Not to sound too self-deprecating, but going to Cannes will invariably make you feel acutely self-conscious of how much you don't know about world cinema. Case in point: A friend who knew about my heading to this year's festival said "Oh, exciting -- you get to see the new Kaurismäki ... " and I sort of agreed, trying to conceal my ignorance with reflected enthusiasm. A brief bit of research brought Aki Kaurismäki's resume back to the forefront of my brain -- a Finnish writer-director, he's perhaps best known for the 1989 comedy Leningrad Cowboys Go America. Playing as part of the official competition selection here in Cannes, Kaurismäki's Lights in the Dusk wound up being a surprising highlight -- a perfectly-pitched deadpan existential comedy shot with style and meticulous timing, helped along by performances from actors perfectly in tune with the sensibilities of the material.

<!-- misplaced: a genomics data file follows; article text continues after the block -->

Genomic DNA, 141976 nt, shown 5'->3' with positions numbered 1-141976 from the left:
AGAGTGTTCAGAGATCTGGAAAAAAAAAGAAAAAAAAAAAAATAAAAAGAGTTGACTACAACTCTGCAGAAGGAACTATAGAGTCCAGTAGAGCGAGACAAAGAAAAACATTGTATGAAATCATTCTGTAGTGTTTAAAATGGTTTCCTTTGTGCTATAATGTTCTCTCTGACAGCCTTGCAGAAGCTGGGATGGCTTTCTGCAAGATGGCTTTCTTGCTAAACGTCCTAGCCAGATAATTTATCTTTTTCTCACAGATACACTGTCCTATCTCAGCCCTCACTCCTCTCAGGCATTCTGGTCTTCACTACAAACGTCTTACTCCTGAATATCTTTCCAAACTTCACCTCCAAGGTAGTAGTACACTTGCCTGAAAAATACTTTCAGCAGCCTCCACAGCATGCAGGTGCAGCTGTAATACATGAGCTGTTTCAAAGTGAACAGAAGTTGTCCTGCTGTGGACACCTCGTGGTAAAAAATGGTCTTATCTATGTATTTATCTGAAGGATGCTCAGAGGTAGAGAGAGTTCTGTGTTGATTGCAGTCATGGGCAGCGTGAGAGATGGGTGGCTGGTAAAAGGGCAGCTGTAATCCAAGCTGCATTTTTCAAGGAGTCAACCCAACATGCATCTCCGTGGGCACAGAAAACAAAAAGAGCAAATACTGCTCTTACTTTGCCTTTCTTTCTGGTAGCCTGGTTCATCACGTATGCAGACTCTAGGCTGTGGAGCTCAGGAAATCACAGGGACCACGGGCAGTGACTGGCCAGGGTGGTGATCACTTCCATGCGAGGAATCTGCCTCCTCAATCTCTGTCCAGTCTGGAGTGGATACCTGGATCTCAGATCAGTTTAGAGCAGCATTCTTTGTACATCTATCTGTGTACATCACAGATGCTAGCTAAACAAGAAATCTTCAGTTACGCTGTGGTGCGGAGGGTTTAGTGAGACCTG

Koistinen (Janne Hyytiäien) works as a security guard; he walks his route clad in his uniform, making sure the city's supermarkets and streets are safe, a stoic face peering into the night. Koistinen seems like an odd man out; his supervisors harass him, and his co-workers leave en masse after work for a drink without inviting him. Koistinen's face tells you he's been through this before; he expects it. One night, a beautiful woman named Mirja (Maria Järvenhelmi) approaches him and asks him out; they have an evening together, and although his face doesn't show it (indeed, his face rarely shows anything) Koistinen can't believe his good fortune. ...
categories Cinematical